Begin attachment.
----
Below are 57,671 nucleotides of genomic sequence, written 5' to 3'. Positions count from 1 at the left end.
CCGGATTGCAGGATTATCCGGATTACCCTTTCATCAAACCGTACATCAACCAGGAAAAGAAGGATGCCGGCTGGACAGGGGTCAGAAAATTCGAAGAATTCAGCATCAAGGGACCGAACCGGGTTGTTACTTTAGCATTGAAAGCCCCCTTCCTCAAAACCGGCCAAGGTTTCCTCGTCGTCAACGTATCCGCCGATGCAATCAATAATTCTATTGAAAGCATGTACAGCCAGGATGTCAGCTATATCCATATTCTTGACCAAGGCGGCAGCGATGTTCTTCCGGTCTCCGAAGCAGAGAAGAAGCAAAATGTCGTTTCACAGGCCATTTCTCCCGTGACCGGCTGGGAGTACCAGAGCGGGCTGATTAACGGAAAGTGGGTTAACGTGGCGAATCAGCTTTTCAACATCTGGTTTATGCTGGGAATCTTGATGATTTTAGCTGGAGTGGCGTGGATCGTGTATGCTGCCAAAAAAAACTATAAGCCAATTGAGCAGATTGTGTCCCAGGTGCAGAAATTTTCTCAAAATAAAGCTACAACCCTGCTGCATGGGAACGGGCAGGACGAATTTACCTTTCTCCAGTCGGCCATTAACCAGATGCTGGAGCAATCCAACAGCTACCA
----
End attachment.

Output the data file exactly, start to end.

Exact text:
Below are 57,671 nucleotides of genomic sequence, written 5' to 3'. Positions count from 1 at the left end.
CCGGATTGCAGGATTATCCGGATTACCCTTTCATCAAACCGTACATCAACCAGGAAAAGAAGGATGCCGGCTGGACAGGGGTCAGAAAATTCGAAGAATTCAGCATCAAGGGACCGAACCGGGTTGTTACTTTAGCATTGAAAGCCCCCTTCCTCAAAACCGGCCAAGGTTTCCTCGTCGTCAACGTATCCGCCGATGCAATCAATAATTCTATTGAAAGCATGTACAGCCAGGATGTCAGCTATATCCATATTCTTGACCAAGGCGGCAGCGATGTTCTTCCGGTCTCCGAAGCAGAGAAGAAGCAAAATGTCGTTTCACAGGCCATTTCTCCCGTGACCGGCTGGGAGTACCAGAGCGGGCTGATTAACGGAAAGTGGGTTAACGTGGCGAATCAGCTTTTCAACATCTGGTTTATGCTGGGAATCTTGATGATTTTAGCTGGAGTGGCGTGGATCGTGTATGCTGCCAAAAAAAACTATAAGCCAATTGAGCAGATTGTGTCCCAGGTGCAGAAATTTTCTCAAAATAAAGCTACAACCCTGCTGCATGGGAACGGGCAGGACGAATTTACCTTTCTCCAGTCGGCCATTAACCAGATGCTGGAGCAATCCAACAGCTACCA